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Bottle up

by Anne van Alkemade 6 days ago in garden

Turn used drink bottles into hanging planters

Bottle planters, fun to make and a quirky addition to your garden

The average household generates a lot of waste through packaging, and it worries me that recycling programs are not able to keep up with it all. So, I’m always looking for ways to use packaging, tins, and bottles in craft projects. Why buy art supplies when they’re already right here in our homes?

I have put together step-by-step instructions on making some simple hanging planters. These can be used for ornamental plants to brighten things up, or for more practical kitchen herbs … or even a combination plant like calendulas.

Here’s what you will need.

What you will need

  • At least one large drink bottle and its lid (2 litre bottles are great)
  • A piece of small gauge rope (about 60cm long)
  • Knife or scissors
  • Marker
  • Soldering iron
  • Potting mix
  • Seeds or plant.

I also use a protective surface i.e. cutting board for the soldering iron. A face mask and well-ventilated workspace are good too, as melting vinyl plastic will produce a little smoke.


Mark out your windows

The bottle will need windows for your plant to grow. These can be any shape such as arches and circles. Mark out your shapes, but leave a 3-4cm space at type to maintain the bottle’s strength. Leave about 4-5cm at base so your soil doesn’t leak out. In the photograph, I have done two large arches facing each other.


Using your soldering iron, make holes in the base of the bottle. These are for drainage so don’t make them too large. I’ve done mine on each of the base points of the bottle. Don’t worry though if they get a bit bigger than intended as you can use pebbles to stop your soil leaking out.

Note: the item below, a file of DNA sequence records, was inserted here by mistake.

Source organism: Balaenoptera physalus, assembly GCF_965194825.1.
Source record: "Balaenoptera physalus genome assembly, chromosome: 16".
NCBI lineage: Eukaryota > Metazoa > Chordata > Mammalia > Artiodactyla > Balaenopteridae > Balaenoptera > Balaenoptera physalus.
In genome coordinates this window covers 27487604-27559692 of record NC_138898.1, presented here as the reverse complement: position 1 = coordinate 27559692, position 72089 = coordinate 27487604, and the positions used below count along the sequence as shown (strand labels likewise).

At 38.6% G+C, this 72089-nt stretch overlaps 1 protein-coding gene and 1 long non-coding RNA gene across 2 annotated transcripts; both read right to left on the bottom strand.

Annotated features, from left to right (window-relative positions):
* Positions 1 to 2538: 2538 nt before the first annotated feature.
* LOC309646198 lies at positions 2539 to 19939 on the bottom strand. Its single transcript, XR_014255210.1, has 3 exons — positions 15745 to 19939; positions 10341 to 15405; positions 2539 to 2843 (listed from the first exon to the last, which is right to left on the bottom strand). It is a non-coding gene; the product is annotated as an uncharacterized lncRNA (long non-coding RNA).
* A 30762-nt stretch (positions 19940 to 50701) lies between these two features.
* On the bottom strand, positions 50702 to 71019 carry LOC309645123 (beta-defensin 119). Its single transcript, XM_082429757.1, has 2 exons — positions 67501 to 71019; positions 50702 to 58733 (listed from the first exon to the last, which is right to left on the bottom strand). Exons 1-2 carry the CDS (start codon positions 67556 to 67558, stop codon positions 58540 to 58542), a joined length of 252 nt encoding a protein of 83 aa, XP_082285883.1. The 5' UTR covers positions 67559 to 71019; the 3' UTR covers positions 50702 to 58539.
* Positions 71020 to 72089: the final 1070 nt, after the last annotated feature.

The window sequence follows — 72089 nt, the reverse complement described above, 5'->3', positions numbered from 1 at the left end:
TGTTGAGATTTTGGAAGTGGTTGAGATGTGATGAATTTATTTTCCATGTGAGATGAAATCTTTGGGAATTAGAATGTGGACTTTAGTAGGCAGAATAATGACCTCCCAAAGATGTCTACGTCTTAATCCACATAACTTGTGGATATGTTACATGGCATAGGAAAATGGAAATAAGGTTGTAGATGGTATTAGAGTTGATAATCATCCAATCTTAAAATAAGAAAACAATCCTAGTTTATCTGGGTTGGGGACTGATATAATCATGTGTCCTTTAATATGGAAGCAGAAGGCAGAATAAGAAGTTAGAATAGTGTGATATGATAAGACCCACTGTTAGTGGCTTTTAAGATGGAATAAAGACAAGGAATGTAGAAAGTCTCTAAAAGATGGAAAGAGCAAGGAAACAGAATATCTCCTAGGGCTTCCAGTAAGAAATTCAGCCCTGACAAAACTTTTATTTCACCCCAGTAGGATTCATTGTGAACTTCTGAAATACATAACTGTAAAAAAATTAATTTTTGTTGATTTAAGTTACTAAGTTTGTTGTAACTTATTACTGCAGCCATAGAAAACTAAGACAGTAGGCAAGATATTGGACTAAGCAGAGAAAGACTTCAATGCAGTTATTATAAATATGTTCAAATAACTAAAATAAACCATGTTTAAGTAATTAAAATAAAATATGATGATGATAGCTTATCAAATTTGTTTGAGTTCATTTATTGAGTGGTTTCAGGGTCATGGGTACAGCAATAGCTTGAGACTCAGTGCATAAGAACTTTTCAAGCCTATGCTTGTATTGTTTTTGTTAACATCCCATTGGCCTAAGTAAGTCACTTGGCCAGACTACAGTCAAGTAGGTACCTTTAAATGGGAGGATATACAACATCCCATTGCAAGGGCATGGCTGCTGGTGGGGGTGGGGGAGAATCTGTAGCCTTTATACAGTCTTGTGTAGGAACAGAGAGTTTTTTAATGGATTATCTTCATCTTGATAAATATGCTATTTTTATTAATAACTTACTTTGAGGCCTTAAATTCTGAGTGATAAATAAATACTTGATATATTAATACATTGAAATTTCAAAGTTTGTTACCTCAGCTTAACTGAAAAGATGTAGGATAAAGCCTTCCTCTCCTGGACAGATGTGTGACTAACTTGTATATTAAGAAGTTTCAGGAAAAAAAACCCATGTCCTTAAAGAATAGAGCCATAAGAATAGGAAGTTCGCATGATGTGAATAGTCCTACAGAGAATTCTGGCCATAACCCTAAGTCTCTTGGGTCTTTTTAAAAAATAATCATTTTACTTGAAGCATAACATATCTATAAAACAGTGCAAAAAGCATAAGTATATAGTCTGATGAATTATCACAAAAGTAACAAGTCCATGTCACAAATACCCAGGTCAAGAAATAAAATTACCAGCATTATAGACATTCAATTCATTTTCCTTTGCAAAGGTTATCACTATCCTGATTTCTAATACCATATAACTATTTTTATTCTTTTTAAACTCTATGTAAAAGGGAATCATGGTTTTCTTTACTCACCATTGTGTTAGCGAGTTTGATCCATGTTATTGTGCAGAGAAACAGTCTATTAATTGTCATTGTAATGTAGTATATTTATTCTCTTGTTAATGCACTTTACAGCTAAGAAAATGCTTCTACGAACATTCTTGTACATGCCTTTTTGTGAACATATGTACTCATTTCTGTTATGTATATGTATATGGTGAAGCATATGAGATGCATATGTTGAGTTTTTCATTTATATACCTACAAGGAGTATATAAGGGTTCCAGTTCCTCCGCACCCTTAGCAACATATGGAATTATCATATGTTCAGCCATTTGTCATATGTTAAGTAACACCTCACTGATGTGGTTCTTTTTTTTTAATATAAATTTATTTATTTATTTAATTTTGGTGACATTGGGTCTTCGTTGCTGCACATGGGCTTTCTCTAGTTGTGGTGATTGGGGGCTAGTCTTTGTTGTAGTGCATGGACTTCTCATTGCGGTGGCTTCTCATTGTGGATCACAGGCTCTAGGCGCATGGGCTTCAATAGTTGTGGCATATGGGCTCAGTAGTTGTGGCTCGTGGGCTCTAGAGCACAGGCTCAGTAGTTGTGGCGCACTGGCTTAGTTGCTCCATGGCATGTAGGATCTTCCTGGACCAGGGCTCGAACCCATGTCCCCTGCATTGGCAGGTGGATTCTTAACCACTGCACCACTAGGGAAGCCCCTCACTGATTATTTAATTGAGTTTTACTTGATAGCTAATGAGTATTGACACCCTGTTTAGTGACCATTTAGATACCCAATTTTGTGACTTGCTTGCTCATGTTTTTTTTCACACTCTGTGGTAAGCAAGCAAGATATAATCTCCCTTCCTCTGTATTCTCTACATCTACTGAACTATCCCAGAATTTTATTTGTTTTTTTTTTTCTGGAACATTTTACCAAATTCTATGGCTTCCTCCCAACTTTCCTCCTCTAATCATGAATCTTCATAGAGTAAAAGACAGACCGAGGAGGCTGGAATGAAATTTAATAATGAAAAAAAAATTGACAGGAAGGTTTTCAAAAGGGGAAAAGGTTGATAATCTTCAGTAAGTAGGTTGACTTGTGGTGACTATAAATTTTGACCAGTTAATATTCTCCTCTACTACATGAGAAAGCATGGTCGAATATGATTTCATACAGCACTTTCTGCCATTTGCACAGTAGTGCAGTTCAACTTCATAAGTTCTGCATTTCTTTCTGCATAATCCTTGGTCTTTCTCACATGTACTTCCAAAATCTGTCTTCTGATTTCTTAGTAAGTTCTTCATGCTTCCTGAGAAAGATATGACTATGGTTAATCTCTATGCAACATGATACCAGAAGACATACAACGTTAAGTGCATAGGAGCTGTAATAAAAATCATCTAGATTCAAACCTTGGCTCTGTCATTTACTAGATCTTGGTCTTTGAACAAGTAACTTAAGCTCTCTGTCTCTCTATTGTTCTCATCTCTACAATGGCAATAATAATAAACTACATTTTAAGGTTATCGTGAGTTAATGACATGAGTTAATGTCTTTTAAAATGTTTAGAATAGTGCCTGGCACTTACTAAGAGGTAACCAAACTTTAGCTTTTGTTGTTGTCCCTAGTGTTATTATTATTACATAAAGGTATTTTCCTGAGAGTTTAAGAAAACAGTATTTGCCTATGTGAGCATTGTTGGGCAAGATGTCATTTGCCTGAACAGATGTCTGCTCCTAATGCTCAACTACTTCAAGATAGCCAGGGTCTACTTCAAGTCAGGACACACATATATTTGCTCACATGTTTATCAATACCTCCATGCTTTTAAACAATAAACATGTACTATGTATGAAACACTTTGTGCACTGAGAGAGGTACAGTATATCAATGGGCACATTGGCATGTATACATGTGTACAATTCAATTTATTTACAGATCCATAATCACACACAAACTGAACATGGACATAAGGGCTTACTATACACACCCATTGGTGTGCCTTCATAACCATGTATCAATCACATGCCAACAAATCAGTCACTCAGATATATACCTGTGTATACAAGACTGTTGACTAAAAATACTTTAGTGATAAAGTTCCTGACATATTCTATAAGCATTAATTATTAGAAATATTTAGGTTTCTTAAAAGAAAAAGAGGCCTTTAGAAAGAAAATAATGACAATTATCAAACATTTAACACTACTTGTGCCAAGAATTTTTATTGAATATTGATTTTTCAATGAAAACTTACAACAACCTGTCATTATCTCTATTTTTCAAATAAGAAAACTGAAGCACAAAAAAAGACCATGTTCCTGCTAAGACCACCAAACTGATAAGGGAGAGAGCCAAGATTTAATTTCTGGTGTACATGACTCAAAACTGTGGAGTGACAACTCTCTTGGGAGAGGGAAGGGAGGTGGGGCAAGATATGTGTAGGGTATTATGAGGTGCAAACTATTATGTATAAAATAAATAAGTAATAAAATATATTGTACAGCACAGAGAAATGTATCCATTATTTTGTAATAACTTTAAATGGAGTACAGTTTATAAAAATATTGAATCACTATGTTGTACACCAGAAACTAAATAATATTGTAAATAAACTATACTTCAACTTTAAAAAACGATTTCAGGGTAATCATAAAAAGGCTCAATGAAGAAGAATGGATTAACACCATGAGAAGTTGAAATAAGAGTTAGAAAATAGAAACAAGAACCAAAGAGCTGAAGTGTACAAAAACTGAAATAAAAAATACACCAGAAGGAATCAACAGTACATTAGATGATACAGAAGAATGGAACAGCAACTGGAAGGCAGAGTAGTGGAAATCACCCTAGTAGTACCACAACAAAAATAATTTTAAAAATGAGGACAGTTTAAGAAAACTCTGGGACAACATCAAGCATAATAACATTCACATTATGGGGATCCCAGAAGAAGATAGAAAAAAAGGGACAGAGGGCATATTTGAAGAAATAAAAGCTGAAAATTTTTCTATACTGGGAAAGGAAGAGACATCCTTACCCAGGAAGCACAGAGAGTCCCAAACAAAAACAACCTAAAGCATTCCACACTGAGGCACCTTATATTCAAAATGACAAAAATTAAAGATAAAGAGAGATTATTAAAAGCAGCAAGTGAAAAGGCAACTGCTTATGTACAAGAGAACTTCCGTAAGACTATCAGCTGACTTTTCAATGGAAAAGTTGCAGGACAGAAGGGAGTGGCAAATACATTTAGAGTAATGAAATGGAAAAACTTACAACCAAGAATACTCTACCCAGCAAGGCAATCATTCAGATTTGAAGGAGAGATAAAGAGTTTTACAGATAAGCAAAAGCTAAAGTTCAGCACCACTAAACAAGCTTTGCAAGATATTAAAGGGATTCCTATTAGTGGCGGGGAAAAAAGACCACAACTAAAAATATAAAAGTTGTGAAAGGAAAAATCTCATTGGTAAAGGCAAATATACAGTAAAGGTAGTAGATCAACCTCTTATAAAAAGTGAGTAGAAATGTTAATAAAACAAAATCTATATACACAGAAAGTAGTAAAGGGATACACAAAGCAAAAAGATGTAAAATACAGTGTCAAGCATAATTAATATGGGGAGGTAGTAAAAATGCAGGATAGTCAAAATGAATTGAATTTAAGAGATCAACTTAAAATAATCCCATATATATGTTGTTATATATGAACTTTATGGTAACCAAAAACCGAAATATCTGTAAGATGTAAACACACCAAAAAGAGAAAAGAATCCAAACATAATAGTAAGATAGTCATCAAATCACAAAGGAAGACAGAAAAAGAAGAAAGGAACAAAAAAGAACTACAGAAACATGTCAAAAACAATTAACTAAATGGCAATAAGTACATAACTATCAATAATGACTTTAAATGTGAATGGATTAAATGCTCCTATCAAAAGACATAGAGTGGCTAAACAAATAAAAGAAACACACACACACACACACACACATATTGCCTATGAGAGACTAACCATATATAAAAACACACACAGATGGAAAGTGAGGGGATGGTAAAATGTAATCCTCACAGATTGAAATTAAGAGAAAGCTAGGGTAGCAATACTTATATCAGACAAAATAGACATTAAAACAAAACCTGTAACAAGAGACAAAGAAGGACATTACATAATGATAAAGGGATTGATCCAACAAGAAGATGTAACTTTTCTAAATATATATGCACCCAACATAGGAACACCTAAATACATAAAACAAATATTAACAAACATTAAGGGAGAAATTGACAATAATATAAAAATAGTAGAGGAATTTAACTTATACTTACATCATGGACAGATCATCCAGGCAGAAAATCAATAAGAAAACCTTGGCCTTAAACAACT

Drainage holes, not too large, not too small


Using the soldering iron, cut away the windows you’ve marked out. You may wish to keep the pieces you’ve cut out to use as plant markers if you plan to use your bottles for seeds.

Melt away the edges of your windows
These windows are opposite each other for easier access


Melt a hole in the bottle lid large enough to allow you to thread your rope through it. Wait a minute or two to allow the lid to cool before moving to the next step.

Make sure the hole is big enough for your rope to pass through


Tie a knot in one end of your rope, then thread it through your bottle lid. If the lid has not cooled down enough, the rope may stick and it can be a little tricky threading it through. You may also find at this point you need to make the hole a bit bigger … I always do!

Make the knot large enough so it won't pass through the hole in the lid

But not so large it won't fit through the neck of your bottle.


At the other end of the rope, tie a loop so you are able to hang up your bottle when it’s finished.

Loop for hanging


At this point you can place stones and soil in your pot. You can use ornamental stones if you wish, although I find pebbles look a bit better once the soil or potting mix is added. Choose a plant or sow those seeds, then screw on the cap. Voila! You have a hanging pot.

Stones or pebbles are optional

Choose soil or potting mix, whichever is approriate for the plant

This spider plant will do well in this soil

Finally, screw your bottle lid on and hang


Anne van Alkemade

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